361:3 The substance of these two sentences is contained in a “quotation” from the Greek by J. Laurentius Lydus, De Mensibus, iv. 149 (Wünsch, 167, 15): “According to the Egyptian Hermes who, in what is called ‘The Perfect Sermon,’ says as follows: ‘But such souls as transgress the norm of piety, when they do leave their body, are handed over to the daimones and carried downwards through the air, cast forth as from a sling into the zones of fire and hail, which poets call Pyriphlegethon and Tartarus.’” That this is a “quotation,” however, I doubt very much, for if we compare it with D. M., iv. 31 (W. 90, 24), which very faintly echoes the teaching of our chaps, iv., v., xxvii., we shall find that Tartarus and Pyriphlegethon are entirely due to Laurentius himself. The passage runs as follows:

“For the Egyptian Hermes, in his Sermon called Perfect, says that the Avenging of the daimones, being present in matter itself, chastise the human part [of us] according as it has deserved; while the Purifying ones confined to the air purify the souls after death that are trying to soar aloft, [conducting them] round the haily and fiery zones of the air, which the poets and Plato himself in the Phædo call Tartarus and Pyriphlegethon; while the Saving ones again, stationed in the lunar space, save the souls.” Cf. Ex. ix. 6.

362:1 Ménard here quotes a couple of lines from Empedocles (c. 494-434 B.C.), cited by Plutarch, but without giving any reference. They are from the famous passage beginning ἔστιν ἀνάγκης χρῆμα κ.τ.λ. (369-382), of which the following is Fairbanks’ translation. See Fairbanks (A.), The First Philosophers of Greece (London, 1898), p. 205:

“There is an utterance of Necessity, an ancient decree of the Gods, eternal, sealed fast with broad oaths: Whenever any one defiles his body sinfully with bloody gore or perjures himself in regard to wrongdoing,—one of those spirits who are heir to long life (δαίμων οἵτε μακραίωνες λελάχασι βιοῖο),—thrice ten thousand seasons shall he wander apart from the blessed, being born meanwhile in all sorts of mortal forms (φυόμενον παντοῖα διὰ χρόνου εἴδεα θνητῶν) changing one bitter path of life for another. For mighty Air pursues him Seaward, and Sea spews him forth on the threshold of Earth, and Earth casts him into the rays of the unwearied Sun, and Sun into the eddies of Air: one receives him from the other, and all hate him. One of these now am I too, a fugitive from the gods and a wanderer, at the mercy of raging Strife.”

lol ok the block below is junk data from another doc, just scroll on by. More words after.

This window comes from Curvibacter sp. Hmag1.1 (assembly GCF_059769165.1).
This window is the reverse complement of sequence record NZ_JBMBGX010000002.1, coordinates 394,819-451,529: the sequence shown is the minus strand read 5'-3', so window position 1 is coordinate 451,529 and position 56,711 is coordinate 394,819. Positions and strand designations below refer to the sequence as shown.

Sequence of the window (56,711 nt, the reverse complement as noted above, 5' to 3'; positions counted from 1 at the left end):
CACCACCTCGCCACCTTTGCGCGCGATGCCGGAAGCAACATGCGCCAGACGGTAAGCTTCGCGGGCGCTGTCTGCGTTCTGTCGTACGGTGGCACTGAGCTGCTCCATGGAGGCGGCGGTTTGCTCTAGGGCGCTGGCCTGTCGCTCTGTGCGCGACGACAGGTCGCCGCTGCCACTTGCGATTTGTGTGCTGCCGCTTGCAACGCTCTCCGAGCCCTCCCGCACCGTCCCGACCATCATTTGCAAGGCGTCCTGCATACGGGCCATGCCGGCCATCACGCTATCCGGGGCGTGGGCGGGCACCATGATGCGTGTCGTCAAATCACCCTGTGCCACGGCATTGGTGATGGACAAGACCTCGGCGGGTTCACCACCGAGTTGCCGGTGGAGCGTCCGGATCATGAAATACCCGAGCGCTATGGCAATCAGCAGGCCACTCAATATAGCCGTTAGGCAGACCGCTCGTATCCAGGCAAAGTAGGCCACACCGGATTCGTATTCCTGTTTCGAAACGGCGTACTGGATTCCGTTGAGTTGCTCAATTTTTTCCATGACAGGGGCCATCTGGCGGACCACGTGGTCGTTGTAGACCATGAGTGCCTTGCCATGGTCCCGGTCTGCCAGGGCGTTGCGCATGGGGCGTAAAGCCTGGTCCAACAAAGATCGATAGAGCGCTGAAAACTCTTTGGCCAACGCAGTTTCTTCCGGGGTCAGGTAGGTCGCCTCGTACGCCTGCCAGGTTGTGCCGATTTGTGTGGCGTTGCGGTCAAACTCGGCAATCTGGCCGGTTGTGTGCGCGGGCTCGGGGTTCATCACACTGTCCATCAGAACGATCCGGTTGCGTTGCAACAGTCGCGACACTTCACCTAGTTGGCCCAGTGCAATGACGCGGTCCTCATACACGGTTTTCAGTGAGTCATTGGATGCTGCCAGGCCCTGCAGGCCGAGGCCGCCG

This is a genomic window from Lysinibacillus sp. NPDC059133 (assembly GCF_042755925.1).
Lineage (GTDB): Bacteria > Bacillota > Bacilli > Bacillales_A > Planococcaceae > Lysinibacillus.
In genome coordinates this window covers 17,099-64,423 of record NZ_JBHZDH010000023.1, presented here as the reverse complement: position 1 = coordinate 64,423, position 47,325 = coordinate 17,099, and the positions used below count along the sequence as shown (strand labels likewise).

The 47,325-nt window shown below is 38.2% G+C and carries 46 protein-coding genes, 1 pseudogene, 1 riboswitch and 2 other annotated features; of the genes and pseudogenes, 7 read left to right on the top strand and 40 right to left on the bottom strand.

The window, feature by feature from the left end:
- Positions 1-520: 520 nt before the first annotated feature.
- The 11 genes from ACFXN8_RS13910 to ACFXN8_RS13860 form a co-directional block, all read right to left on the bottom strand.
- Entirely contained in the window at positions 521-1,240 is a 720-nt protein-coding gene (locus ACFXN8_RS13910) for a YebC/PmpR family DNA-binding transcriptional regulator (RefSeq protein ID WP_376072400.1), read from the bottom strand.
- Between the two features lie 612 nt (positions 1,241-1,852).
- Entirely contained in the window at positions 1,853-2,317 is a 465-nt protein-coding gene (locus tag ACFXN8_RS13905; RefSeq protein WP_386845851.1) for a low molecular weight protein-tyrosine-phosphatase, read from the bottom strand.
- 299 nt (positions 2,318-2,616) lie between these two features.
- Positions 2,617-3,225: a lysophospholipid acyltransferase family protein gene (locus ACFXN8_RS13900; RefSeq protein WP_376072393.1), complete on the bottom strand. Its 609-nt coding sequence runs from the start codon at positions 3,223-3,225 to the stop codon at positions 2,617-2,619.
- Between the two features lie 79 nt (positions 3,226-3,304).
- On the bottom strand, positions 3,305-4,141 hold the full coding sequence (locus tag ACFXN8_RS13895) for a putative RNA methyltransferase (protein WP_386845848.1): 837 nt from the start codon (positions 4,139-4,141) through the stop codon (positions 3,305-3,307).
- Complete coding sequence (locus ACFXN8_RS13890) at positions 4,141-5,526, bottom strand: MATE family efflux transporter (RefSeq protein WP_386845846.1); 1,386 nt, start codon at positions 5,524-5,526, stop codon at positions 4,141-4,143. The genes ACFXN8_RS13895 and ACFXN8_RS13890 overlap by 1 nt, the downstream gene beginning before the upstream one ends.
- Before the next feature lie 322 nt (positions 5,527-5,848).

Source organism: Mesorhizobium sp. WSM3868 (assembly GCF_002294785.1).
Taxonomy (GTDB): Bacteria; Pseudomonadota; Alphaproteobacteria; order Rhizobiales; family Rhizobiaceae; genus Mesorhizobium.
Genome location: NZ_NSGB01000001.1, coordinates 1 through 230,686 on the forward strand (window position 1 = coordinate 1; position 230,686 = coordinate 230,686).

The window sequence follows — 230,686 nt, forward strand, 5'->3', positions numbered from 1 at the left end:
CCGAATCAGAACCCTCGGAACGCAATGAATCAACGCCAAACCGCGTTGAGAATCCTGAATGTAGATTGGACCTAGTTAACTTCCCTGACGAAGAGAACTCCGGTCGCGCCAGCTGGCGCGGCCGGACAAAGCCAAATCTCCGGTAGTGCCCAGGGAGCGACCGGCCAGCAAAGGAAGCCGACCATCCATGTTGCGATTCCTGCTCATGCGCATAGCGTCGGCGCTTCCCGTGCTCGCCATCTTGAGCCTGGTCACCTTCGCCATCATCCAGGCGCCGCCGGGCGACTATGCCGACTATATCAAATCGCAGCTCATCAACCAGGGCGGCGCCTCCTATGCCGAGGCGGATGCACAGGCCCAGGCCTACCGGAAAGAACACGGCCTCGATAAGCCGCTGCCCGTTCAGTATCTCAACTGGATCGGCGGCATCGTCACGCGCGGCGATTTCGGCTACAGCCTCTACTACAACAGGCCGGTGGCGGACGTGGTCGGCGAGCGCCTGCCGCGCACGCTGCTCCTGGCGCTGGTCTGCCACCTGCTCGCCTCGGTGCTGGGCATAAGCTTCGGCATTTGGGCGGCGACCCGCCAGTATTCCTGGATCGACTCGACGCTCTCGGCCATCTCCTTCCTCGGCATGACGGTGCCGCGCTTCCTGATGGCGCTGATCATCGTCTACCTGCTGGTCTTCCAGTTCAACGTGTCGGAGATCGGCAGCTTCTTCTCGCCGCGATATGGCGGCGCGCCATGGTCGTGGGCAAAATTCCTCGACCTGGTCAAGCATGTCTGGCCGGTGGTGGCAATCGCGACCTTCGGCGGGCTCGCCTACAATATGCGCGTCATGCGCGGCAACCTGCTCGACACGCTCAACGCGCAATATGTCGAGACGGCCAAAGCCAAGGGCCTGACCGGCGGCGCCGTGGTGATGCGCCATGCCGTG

363:1 Cf. the Vision of Thespesius (Aridæus) in Plutarch, De Sera Numinis Vindicta: “Thus he had to see that the shades of notorious criminals who had been punished in earth-life were not so hardly dealt with . . . ; whereas those who had passed their lives in undetected vice, under cloak and show of virtue, were hemmed in by the retributory agents, and forced with labour and pain to turn their souls inside out.”

364:1 Compare the Fragment quoted in Greek by Lactantius, D. I., ii. 15, and by Cyril, C. J., iv. 130.

364:2 Cf. xiii. (xiv.) 7-9, Comment.

364:3 Cf. xii. 3 above.

365:1 Astris.

365:2 Stellas.

365:3 Cf. C. H., xvi. 5. ff.

365:4 The text of this paragraph is very corrupt.

365:5 That is, the Sun.

366:1 See Comment on C. H., xvi. 17.

366:2 Æternitatis, doubtless αἰῶνος in the original Greek,—that is, the Æon; cf. x. 2 above. For the general Æon-doctrine, see chap, xi. in the Prolegomena, and xxxii. 1 below.

366:3 Æternitate; Æon again.

366:4 Lit. the Space of Cosmos; cf. xv. 1 above.

366:5 Sc. Cosmos.

366:6 Circumvallatus et quasi constrictus. Compare with this the idea of the Horos or Boundary in the æonology of “Them of Valentinus,” as set forth by Hippolytus (Philosophumena, vi. 31):

“Moreover that the formlessness of the Abortion should finally never again make itself visible to the perfect Æons, the Father Himself also sent forth the additional emanation of a single Æon, the Cross [or Stock, τὸν σταυρόν], which being created great, as [the creature] of the great and perfect Father, and emanated to be the Guard and Wall of protection [lit. Paling or Stockade—χαράκωμα, the Roman vallum] of the Æons, constitutes the Boundary (ὅρος) of the Plērōma, holding the thirty Æons together within itself. For these [thirty] are they which form the divine creation.” See F. F. F., p. 342.

367:1 That is, the Æon.

367:2 Receptaculum.

367:3 Cf. C. H., xi. (xii.) 2.